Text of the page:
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EXTRACTING FROM ENTREPERNUERS

by Laura G. Brown

 

 

 

[HollywoodInvestigator.com]I  If you're a fan of Mike Judge (Beavis and Butthead, King of the Hill, Office Space), you'll probably like Extract for Judge's wry humor and astute social commentary, which spice up his goofball comedy like a dash of the vanilla and cherry flavorings his protagonist manufactures.

In a September 4, 2009 Pasadena Star-News interview, Judge says he took the boss's view in Extract, because when he first made Beavis and Butthead, he suddenly found himself with over 30 people working for him. He felt taken advantage of, and remembers feeling "God, these people don't appreciate anything."

Joel (Jason Bateman) is the sympathetic boss managing a motley crew of assembly line workers. Well, maybe Motley Crue isn't the best rock band comparison since KISS's Gene Simmons shows up later in a memorable cameo role.

Although these workers (in the SAT 10th percentile group) have trouble constructing a grammatical sentence, they still manage to accuse Joel of selling out to a big company, and they demand a piece of the pie. They arbitrarily halt the production line, resulting in a Rube Goldberg chain of events, which climaxes in a cringingly comedic worker injury, and snowballs into a liability lawsuit.

Actress Mila Kunis enters the picture as a ravishing, larcenous vamp who wants to milk the plaintiff and his fledgling lawsuit for all she can get. She's aided and abetted by Gene Simmons as an over-the-top poseur lawyer, replete with KISS hair.

The lawsuit and disgruntled workers weigh heavily on Joel, who comes home every night to a chatty neighbor straight out of Fargo, and a wife who refuses to sleep with him. In desperation, he gives an ear to Dean, Ben Affleck's hilarious pothead bartender. Dean's scheme to shake up Joel's marriage is juvenile and cartoonish, but it's funny to see straight, earnest Joel getting into late night scrapes in his cotton Dockers.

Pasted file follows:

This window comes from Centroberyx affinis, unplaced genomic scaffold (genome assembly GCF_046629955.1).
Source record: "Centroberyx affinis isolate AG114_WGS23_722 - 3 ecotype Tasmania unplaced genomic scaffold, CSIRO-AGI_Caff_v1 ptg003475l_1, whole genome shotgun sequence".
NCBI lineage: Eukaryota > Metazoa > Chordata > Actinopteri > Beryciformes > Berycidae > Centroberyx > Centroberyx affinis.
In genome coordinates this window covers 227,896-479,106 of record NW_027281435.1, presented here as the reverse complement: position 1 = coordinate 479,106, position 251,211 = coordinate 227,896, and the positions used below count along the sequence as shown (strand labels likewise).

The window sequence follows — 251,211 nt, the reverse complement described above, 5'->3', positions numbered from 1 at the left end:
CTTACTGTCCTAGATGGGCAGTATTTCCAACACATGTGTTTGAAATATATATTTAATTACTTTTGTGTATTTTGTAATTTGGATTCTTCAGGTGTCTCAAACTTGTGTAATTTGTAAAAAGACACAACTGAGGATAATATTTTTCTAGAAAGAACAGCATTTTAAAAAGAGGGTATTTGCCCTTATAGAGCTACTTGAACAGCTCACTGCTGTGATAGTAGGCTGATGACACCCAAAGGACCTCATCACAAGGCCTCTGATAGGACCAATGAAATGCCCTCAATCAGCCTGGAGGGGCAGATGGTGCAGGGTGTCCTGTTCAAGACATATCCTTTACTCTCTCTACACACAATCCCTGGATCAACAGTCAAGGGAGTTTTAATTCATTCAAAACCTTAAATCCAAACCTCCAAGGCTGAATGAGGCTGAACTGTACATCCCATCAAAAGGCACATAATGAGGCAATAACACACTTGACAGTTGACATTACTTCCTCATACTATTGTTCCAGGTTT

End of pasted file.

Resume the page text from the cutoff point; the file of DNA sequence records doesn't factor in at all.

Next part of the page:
Extract delivers a few insights with its slapstick humor. For instance, that workers who hold out for everything they want, like Joel's extract bottlers, or GM workers who used to make Pontiac cars, may end up with no job at all.

Another well-made point, played out in convincing detail here, is how liability lawsuits, fueled by unethical attorneys, can grind a small business to a halt.

Finally, we get the message that a business extracts a lot from its owner. He creates it, shapes it, coddles it, learns from its mistakes, refines it, and keeps it going. He delivers something that people want, and provides a livelihood to the people who produce it. For this contribution, he deserves the respect of society and of his workers, rather than having his profits "extracted" from him.

 

 

Laura G. Brown is a teacher and writer living in San Gabriel, CA. She is a veteran candidate for State Assembly on the Libertarian Party of California.

Her email: lauragbrown at sbcglobal dot net.

 

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